Taking ‘Working with Groups’ online #EDUC90970

This week I presented a proposal for a subject I’ve been teaching for the last 4 years but has now been revised and revamped for the online environment. As a result of COVID, we (by which I mean academics) have all had to make rapid changes to teaching online. What I’ve become acutely aware of through participating in #EDUC90970 is that simply moving a subject online does not constitute online learning! In this blog I outline how relevant learning theories have informed the design of my online subject and how such frameworks have informed teaching and learning activities.

Learning Theory and Frameworks

The teaching and learning activities of this subject are aligned with two pedagogical frameworks. The first is constructivism, a model where opportunities to assimilate new learning to existing knowledge through methods designed to gauge student understanding are utilized (Alt, 2014) e.g. problem or inquiry based learning where students interact and participate in collaborative learning and groupwork to facilitate social construction of knowledge. The flipped classroom is one way of applying constructivist theory in the virtual learning space.

The second framework that learning activities are supported by is the Pedagogy- Androgogy- Heutogogy continuum (PAH). Activities are most aligned with an androgogy framework which asserts that learners use life experience as a foundation to cultivate self-directed learning (Knowles, 1984). Types of activities that fall within this paradigm are role-play, simulations and self-evaluation where the learner brings their real-world experience to experiential tasks in the classroom.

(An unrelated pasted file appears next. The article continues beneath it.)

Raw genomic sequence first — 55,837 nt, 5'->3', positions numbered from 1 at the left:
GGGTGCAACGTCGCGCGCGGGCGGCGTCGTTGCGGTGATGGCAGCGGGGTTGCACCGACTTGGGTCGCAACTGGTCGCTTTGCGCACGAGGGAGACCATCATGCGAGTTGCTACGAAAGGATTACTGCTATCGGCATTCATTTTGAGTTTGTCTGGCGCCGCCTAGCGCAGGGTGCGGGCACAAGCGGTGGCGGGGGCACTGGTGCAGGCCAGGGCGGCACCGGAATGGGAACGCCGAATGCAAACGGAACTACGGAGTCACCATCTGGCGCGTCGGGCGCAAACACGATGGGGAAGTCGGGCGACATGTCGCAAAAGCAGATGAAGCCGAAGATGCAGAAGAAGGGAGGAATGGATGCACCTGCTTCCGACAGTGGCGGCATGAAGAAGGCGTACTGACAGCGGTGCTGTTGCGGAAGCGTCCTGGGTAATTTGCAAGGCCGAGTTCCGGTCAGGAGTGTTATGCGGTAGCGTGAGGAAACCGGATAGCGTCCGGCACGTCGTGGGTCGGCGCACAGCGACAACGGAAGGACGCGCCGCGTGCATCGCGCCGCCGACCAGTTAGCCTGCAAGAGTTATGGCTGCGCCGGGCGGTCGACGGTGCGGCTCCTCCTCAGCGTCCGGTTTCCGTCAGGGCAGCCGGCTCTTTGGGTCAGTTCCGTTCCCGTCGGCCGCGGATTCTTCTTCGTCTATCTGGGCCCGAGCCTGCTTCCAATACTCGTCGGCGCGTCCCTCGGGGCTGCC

Ecology of Resources

The amount of resources available to support the online classroom are almost endless. This EOR will no doubt shift and change as I develop greater mastery over more and more online tools but as a starting point I was quite amazed at the number of resources I now feel comfortable teaching with. Merely 10 weeks ago this visual would not have looked so exciting! Technology tools such as PollEverywhere and Zoom Breakout rooms can be utilized as learning resources to facilitate recall of content knowledge and subsequently stimulate small group discussion. Both tools in my experience promote interactivity of the class and also support greater inclusion of international students. Arkoudis et al. (2011) assert that interaction between local and international students can be enhanced through dimensions such as tailoring collaborative environments.  Feedback Fruits is a tool that I hope to learn more about during the development of my online subject due to its capacity to enhance assessment tasks by enabling students to give and receive feedback.  

Learning Activities

Photo by Matthias Zomer on Pexels.com

I’ve had fun in recent weeks experimenting with online collaborative group tasks. Having been inspired by this educator’s tips on how to turn googleforms into an escape room I decided to take the idea one step further by creating a more immersive escape room using SeekBeak. The room I created integrated subject content and collaborative problem solving tasks that allowed students to work together in teams with the goal of escaping the room (e.g. solving all the clues) first. Who said learning can’t be fun!


Alt, D. (2014). The construction and validation of a new scale for measuring features of constructivist learning environments in higher education. Frontline Learning Research, 2(3), 1-27. https://doi.org/10.14786/flr.v2i2.68